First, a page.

**Quadrant – Meaning and Uses**

A quadrant is an equipment that was used to make astronomical calculations and measure angles. They are of three types: two-dimensional representations of the celestial sphere, astronomical calculators, and horary quadrants.

A quadrant is a basic tool that calculates the latitude and the altitude of a celestial body. A quadrant is a scientific or astronomical instrument with a graded arc covering a quarter of a complete circle or 90 degrees. Astronomical quadrants were mainly used to assume the altitude of a celestial body above the horizon. The geographical latitude of an observer might be determined using the meridian altitudes of the sunrise or a bright star, or the observer could know the time by measuring an altitude that was not too close to the meridian direction if the latitude is known. The ‘plinth’ described by Claudius Ptolemy in his Almagest around 150 A.D. was one of the earliest forms of a quadrant. Let us now know about the history of the quadrant, and which scientist invented the quadrant?

**History of the Quadrant**

Ptolemy’s Almagest, written around AD 150, has one of the oldest accounts of a quadrant.

In the Middle Ages, Islamic astronomers improved on these concepts and created quadrants in observatories around the Middle East. Originally, these quadrants were enormous and immovable. They could be turned around in any direction to determine the height and latitude of any celestial body.

The awareness of these instruments extended throughout Europe during the Middle Ages. Jacob ben Machir ibn Tibbon, a Jewish astronomer in the 13th century, was instrumental in furthering research about quadrants.

Diogo Gomes used the quadrant to travel at sea for the first time in 1461. To determine their latitude, sailors first measured the height of Polaris.

Edmund Gunter, an English mathematician, improved the quadrant in 1618 with an innovation that became recognised as the Gunter quadrant. This pocket-sized quadrant was groundbreaking because it was etched with projections of the equator, the tropics, the horizon, and the ecliptic.

**Types of Quadrant**

**Gunners quadrant**

The depth angle of the altitude of a cannon or mortar’s gun barrel is measured with Gunner’s quadrant. This is a sort of clinometer that is used to ensure that the firing elevation and synchronisation of fire control-equipped weapons are proper. The invention of Gunter’s quadrant dates from 1623.

**Islamic quadrant**

**Following are the types of Islamic quadrants**

Sine quadrant- A form of quadrant employed by mediaeval Arabic astronomers was the sine quadrant. The equipment was used to calculate the actual positions of any celestial body at any moment, tell time, identify directions, or measure celestial angles.

Universal quadrant- It was used to solve astronomical problems involving latitude.

Horary quadrant- The sun was utilised to determine the time using the horary quadrant.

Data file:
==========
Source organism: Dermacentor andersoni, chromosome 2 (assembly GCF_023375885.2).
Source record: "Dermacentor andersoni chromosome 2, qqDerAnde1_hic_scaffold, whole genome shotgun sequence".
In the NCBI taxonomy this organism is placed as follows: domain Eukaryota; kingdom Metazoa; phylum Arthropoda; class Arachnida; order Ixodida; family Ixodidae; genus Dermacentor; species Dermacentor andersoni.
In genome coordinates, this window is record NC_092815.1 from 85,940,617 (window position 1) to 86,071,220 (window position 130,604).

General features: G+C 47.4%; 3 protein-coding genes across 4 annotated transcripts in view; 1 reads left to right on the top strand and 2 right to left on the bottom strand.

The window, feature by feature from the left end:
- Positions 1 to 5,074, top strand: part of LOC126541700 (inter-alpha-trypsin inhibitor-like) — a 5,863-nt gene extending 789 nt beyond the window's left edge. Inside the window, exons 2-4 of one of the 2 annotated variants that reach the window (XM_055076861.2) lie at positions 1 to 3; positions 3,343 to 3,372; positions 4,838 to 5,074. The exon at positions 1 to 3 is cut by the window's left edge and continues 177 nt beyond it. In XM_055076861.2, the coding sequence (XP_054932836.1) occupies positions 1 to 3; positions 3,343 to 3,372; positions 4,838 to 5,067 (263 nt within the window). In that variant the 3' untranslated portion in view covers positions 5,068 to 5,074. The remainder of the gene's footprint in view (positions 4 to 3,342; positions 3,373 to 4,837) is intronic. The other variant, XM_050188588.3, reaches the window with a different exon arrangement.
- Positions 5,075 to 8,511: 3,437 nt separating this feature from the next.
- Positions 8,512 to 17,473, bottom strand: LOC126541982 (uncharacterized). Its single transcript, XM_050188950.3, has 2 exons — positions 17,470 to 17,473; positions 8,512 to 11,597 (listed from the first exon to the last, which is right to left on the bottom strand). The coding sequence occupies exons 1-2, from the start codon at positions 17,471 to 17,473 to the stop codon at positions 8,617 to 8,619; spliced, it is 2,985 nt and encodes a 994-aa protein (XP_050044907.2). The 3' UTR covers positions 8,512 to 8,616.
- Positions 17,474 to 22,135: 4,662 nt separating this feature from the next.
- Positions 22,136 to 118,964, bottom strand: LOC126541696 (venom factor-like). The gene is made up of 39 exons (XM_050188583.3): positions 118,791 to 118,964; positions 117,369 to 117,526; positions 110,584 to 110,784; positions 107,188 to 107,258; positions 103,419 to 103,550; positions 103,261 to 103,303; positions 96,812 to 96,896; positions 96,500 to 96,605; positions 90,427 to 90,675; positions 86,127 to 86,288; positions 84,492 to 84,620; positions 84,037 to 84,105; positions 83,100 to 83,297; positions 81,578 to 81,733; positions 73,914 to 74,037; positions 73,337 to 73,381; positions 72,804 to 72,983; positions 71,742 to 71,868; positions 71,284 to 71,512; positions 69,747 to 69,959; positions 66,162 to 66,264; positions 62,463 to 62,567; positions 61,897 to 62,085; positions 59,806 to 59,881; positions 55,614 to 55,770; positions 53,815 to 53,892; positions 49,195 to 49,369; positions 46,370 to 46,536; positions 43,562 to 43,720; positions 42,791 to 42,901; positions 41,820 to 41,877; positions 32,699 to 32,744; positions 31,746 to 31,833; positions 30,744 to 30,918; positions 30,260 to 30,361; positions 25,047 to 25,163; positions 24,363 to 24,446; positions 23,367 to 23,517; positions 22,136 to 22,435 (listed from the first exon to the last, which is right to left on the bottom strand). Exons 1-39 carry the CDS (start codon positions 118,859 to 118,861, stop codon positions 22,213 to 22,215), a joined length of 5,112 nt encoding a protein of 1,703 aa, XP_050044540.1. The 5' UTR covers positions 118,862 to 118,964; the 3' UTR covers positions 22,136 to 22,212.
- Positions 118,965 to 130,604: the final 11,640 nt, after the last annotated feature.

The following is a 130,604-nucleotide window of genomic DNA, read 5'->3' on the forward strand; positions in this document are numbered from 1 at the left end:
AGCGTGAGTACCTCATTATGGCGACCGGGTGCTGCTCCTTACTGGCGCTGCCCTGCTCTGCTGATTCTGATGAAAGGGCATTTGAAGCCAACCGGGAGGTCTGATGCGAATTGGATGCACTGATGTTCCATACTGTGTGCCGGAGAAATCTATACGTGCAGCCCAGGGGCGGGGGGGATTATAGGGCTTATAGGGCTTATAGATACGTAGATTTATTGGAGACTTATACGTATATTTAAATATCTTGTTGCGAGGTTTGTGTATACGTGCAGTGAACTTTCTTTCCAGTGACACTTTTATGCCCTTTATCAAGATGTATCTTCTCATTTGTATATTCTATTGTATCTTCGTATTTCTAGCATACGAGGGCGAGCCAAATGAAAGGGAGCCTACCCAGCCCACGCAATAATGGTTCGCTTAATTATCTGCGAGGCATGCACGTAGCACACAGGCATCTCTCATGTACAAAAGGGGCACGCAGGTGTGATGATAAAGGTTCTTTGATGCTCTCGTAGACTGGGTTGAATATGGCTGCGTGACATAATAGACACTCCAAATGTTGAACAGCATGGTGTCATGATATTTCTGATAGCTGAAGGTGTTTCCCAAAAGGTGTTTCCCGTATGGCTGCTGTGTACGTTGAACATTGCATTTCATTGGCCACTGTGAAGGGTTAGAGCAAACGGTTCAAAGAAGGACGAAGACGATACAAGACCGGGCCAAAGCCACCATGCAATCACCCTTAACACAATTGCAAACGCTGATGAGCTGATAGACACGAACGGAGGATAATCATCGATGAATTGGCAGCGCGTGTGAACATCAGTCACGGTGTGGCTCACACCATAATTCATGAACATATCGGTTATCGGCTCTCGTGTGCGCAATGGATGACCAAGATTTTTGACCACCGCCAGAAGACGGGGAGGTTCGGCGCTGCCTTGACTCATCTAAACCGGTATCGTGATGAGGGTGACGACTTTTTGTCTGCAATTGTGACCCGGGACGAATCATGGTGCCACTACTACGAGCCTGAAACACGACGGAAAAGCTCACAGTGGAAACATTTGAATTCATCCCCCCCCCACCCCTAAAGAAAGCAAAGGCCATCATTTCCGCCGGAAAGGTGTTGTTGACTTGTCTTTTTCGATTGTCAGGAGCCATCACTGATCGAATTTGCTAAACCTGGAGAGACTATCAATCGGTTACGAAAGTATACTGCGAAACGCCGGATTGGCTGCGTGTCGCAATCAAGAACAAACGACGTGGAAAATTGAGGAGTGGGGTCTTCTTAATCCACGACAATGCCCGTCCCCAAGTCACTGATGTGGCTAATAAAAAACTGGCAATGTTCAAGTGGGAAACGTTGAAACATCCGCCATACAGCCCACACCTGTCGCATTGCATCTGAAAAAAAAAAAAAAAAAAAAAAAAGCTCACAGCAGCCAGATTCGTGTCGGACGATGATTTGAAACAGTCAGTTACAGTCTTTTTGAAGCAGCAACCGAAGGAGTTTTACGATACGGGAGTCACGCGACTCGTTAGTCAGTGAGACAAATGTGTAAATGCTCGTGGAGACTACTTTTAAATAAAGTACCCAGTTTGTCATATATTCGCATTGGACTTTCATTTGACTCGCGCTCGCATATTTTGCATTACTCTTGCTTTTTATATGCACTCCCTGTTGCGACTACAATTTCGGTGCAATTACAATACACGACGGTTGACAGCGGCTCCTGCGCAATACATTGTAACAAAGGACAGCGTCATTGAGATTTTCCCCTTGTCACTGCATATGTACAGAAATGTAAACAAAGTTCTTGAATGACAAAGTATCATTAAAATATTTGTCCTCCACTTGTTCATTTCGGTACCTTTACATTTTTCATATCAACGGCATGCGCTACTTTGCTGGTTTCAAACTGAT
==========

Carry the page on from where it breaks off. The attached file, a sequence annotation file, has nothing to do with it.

Astrolabe quadrant- The astrolabe/almucantar quadrant is a popular alternative to the astrolabe.

**Geometric quadrant:**

The geometric quadrant is commonly made of brass or wood in a quarter-circle panel. Geometric quadrants for nautical navigation date back to 1460. These quadrants had target latitudes instead of degrees.

**Back observation quadrant:**

A back observation quadrant was designed to take measurements of the sun’s altitude.

**Uses of Quadrants**

The quadrant, which was first used in the fifteenth century, was the most widely used navigational tool in the mid-eighteenth century.

A sailor would use this equipment to measure the angle of the sunlight over the horizon at midday to establish his ship’s position at sea. He would then use that measurement to compute his vessel’s height; celestial objects might be used to perform similar computations.

For aiming their cannons and measuring distance, artillery officers utilised a reduced quadrant called a gunner’s quadrant.

Astrologers used the quadrant to predict a solar eclipse or someone’s fate with the help of the stars. It was merely an instrument for determining the angular altitude of a star, including the sun.

Surveyors could use it to determine the height of a building or even a mountain. It was even utilised to assist in the firing of a cannon towards an enemy fortification.

**Conclusion**

A quadrant is a graduated arc that includes a quarter of a circle and is used in mathematics or astronomy. A shade of a horizontal peg cast on a 90-degree graded arc, situated on the meridian plane, was used to estimate the sun’s altitude at noon. The elevations of astronomical objects are measured using a mural quadrant. A geometric quadrant is a tool used by navigators and surveyors. The Davis quadrant is a framed, compact quadrant that estimates the elevation of an astronomical object and was also employed by navigators. Large, framed quadrants can be used to measure the angular distance of celestial objects. The dip angle of the elevation of a cannon or mortar’s gun barrel is measured with Gunner’s quadrant.